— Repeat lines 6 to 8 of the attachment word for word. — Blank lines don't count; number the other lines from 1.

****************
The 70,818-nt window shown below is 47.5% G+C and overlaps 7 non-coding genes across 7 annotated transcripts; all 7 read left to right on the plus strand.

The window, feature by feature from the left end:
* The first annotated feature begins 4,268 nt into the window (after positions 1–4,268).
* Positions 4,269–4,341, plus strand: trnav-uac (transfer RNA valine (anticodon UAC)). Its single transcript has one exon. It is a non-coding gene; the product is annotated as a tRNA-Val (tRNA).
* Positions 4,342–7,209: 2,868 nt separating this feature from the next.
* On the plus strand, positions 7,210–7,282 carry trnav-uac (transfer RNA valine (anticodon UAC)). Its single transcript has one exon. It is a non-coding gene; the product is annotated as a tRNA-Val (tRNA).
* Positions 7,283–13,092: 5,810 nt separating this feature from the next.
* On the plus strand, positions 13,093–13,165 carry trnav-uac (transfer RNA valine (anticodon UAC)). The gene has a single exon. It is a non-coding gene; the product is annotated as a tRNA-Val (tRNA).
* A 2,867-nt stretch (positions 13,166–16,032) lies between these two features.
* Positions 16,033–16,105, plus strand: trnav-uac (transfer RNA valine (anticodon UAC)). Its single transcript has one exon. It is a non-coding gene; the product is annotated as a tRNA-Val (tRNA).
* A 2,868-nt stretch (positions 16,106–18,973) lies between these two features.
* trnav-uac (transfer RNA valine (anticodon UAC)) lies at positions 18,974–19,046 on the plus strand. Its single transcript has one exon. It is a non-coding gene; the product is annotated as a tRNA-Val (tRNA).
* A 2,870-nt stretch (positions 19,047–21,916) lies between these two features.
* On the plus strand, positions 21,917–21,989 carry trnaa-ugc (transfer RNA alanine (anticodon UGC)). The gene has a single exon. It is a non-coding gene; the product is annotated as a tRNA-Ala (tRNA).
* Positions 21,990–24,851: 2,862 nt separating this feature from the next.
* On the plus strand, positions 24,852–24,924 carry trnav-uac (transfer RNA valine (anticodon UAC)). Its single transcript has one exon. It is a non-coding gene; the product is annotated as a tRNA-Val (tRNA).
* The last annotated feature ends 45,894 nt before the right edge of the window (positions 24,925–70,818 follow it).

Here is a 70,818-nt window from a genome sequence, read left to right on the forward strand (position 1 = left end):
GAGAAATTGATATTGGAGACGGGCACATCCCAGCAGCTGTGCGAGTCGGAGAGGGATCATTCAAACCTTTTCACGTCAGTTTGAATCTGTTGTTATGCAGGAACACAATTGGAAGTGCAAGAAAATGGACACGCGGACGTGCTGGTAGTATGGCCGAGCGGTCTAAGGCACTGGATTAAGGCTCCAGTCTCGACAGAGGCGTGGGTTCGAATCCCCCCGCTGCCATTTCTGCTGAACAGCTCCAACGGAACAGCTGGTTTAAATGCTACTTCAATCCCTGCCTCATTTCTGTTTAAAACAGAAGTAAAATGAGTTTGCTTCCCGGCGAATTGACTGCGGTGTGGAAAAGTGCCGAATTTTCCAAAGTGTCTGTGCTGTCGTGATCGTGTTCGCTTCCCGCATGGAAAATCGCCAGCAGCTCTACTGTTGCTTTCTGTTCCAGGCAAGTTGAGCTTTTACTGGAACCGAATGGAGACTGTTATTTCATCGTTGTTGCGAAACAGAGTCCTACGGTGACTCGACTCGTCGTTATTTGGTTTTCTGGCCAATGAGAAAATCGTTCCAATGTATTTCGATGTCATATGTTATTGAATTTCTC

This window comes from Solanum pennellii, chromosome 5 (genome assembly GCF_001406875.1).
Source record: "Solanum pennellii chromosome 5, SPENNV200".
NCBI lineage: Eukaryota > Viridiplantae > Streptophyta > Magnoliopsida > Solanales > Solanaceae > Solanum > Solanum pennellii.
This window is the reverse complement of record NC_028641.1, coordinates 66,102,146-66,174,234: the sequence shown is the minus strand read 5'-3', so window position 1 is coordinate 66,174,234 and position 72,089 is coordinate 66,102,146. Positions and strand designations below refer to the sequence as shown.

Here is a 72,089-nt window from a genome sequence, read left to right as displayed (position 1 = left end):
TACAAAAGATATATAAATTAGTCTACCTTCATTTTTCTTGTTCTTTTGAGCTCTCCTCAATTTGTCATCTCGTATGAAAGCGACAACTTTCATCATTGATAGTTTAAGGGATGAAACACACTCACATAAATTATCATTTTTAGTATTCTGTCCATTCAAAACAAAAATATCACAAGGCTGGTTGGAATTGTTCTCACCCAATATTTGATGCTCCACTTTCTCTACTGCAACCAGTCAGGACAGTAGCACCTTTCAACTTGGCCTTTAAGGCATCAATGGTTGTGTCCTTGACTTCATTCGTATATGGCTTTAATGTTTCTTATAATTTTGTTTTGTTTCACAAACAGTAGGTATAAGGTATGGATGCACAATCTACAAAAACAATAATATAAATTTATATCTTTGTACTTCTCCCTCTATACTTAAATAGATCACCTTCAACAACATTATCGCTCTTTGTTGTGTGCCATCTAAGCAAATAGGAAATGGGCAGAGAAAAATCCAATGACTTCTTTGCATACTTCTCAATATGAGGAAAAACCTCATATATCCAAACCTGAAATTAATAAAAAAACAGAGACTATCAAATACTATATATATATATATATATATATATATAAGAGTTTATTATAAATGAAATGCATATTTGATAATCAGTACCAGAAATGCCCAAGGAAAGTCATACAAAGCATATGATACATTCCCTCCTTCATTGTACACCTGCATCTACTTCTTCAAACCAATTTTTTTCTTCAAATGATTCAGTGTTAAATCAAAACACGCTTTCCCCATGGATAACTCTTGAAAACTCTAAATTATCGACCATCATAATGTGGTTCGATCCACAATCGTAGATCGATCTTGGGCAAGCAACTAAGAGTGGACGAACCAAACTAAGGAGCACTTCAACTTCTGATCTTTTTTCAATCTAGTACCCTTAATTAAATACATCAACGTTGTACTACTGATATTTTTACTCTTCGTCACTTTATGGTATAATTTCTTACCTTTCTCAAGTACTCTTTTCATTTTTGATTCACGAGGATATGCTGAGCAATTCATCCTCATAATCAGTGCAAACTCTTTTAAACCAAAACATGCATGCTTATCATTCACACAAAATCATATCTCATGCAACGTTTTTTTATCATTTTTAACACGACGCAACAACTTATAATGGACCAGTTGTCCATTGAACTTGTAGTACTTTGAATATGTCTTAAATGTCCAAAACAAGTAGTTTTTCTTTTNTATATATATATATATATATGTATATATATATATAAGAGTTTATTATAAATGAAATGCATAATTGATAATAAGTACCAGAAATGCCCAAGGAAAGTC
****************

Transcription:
* On the plus strand, positions 7,210–7,282 carry trnav-uac (transfer RNA valine (anticodon UAC)). Its single transcript has one exon. It is a non-coding gene; the product is annotated as a tRNA-Val (tRNA).
* Positions 7,283–13,092: 5,810 nt separating this feature from the next.
* On the plus strand, positions 13,093–13,165 carry trnav-uac (transfer RNA valine (anticodon UAC)). The gene has a single exon. It is a non-coding gene; the product is annotated as a tRNA-Val (tRNA).